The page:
Late Thoughts on Past Reading: The Americano, The Whiskey Priest, and Arrellano Felix’s Assassin Brothers
In Graham Greene’s The Power and the Glory, the protagonist — the whiskey priest — is one of two men hunted across bordering lands by authorities bent on seeking justice. He, himself, is a fallen and mocked Catholic father in a land that has outlawed the vocation immediately following an era of the Catholic Church’s exploitation. The other is an American, a gringo, who robbed and killed men, women and children. Graham Greene writes in a way that effectively mirrors their escapes and like punishments while forcing the reader to face the stark differences between their intentions and their actions. In the end, they are both Catholics who have sinned, but their sins are weighed differently depending on the judging eye and ability to confess.
And now, on the Borderland Beat blog, a man, a United States citizen, has been sentenced to prison:
A United States citizen whose brother is said to be a high-up drug cartel assassin was sentenced on attempted murder charges in San Diego, Calif. on Friday.
30-year-old Jorge Sillas received at least 21 years in prison after he pleaded guilty to attempted murder, the Associated Press reported. Law enforcement officials said that Sillas participated in a scheme to kill a mother and her son in Southern California who hadn’t yet paid a drug debt. Sillas allegedly offered $50,000 to have the duo taken out.
Sillas didn’t say much in court on Friday. He apologized for the crimes, while his attorney explained that the client had been influenced by his older brother, Juan, AP reported. Until this brush with the law, Jorge Sillas has kept a clean criminal history.
What I wonder is if this man, like the whiskey priest, should change within given the change in his conditions. Juan Silla Rocha was apprehended in 2011 and now Jorge has been found guilty of this heinous crime, which he — indeed — should do time for. Like Greene’s Americano, Juan did not make it past the border and was jailed under an imposing list of frightening crimes he committed himself. Jorge’s record was not as storied as his brother’s: he was under suspicion of a murder in North Dakota and was caught for this crime in Southern California he commissioned but did not commit directly. I would not expect that these were his only crimes, but I would expect that both he and the law itself are seen through the lens of his brother’s actions… that equating one to the other darkens Jorge’s record of criminality only further.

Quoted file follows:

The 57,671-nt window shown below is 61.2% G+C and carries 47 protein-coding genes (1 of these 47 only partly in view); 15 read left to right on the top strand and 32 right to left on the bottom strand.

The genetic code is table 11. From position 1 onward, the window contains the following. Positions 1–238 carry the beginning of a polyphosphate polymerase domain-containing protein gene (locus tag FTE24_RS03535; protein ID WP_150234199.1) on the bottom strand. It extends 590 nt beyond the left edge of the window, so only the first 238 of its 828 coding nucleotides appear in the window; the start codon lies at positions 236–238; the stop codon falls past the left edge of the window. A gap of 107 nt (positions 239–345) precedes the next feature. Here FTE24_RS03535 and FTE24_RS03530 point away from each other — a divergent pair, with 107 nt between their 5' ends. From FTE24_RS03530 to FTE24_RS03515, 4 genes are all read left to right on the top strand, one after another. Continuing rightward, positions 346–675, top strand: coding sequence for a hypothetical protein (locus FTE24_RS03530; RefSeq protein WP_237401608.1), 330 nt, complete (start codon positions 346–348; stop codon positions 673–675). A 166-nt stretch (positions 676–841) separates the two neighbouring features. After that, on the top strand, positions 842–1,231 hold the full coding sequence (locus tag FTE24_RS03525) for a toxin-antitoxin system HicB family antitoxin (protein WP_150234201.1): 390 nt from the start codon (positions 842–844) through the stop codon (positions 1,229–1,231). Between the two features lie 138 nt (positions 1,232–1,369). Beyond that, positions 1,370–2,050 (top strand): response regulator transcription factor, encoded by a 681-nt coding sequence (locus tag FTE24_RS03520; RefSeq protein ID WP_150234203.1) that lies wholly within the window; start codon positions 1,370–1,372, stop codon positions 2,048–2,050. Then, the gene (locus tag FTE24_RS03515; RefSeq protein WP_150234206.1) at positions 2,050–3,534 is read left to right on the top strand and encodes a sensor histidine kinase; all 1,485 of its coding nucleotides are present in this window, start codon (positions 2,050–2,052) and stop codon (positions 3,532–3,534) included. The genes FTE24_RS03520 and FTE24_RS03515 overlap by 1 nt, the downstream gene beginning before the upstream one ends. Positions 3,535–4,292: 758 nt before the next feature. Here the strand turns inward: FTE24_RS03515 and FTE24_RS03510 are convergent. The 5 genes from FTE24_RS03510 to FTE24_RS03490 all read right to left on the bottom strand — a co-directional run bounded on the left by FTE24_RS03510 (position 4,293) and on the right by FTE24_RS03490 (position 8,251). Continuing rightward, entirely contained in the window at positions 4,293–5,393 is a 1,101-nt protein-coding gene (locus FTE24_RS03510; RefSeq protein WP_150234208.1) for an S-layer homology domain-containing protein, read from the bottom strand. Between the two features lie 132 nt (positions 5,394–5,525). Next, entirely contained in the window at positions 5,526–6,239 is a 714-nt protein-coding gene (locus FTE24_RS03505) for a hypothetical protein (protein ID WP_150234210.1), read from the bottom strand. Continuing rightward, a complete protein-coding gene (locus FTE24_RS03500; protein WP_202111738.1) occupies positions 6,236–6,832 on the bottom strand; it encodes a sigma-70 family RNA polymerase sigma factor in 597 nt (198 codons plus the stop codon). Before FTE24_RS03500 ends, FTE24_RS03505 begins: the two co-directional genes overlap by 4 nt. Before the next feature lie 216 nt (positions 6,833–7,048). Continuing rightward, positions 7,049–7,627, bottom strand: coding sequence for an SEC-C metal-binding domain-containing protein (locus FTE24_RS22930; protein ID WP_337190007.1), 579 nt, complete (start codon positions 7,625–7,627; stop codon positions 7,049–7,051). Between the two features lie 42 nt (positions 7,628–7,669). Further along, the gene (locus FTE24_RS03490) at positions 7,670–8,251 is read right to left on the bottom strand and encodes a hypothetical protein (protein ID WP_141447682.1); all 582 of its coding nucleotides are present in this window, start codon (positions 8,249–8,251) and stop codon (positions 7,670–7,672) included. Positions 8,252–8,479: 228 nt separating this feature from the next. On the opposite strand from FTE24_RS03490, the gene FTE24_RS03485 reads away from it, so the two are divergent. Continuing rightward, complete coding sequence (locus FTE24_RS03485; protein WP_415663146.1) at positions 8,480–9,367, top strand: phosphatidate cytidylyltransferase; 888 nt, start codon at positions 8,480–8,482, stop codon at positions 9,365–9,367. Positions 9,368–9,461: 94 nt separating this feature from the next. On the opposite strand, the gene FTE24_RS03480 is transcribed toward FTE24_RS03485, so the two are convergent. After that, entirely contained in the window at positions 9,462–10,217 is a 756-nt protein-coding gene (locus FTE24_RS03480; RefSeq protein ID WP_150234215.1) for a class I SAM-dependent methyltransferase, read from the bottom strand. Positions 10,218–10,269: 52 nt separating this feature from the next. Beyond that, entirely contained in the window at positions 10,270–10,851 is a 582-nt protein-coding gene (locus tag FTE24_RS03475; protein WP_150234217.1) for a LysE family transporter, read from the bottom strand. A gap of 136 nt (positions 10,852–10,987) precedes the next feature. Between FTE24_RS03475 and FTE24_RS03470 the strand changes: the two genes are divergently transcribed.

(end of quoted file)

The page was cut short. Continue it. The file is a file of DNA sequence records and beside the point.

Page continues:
Now I sit and think about this moment: the dark eve of Jorge’s soul. Greene’s whiskey priest, possibly Greene himself, wonders over the nature of sins large and small: that God is known to forgive so many single large and terrible sins because they weigh on the soul more heavily in certain ways. One could be understood for wanting forgiveness from them. But what about one’s whole life, the small sins of defiance that make up a full life? Lying here, cheating there, taking haughty action and justifying that it was alright? Caring for your brother, wanting to earn his trust, wanting to mimic him? Making promises, feeling sorry, but still having committed these and so many other sins?
Juan was known to have recruited assassins to kill targets who owed the cartel money in California. Jorge, his own brother, was recruited. The gulf between the sins of Juan and Jorge Sillas may be wide or may not. But, as with the whiskey priest and his American counterpart, all sins interact until the moment of death. Now those who go on must face the implications of this justice. Fernando Sanchez Arrellano, the head of the Arrellano Felix Cartel, has been implicated as directly involved, and like the half-caste, led these two men to their imprisonment.
And now, like the whiskey priest himself, only confession at the end can absolve the brothers of their sins. Juan can surely beg forgiveness for all he has done, for his surely hates his sins within. But Jorge, if he cares for his brother, took a thin wafer of pride, possibly even love, in his job because it brought him closer to his brother.
After a life of desperation and poverty, what happens when a violent criminal organization like the cartel gives you something to finally be proud of yourself for? What happens when it gives you friends you trust and people to care about? What happens when murder brings you closer to a person you love? Could he ever fully feel sorry for what he has done? If he cannot, how can he ever be forgiven? It is as Graham Greene wrote:
“Every child was born with some kind of knowledge of love, he thought; they took it with the milk at the breast: but on parents and friends depended the kind of love they knew-the saving or the damning kind.”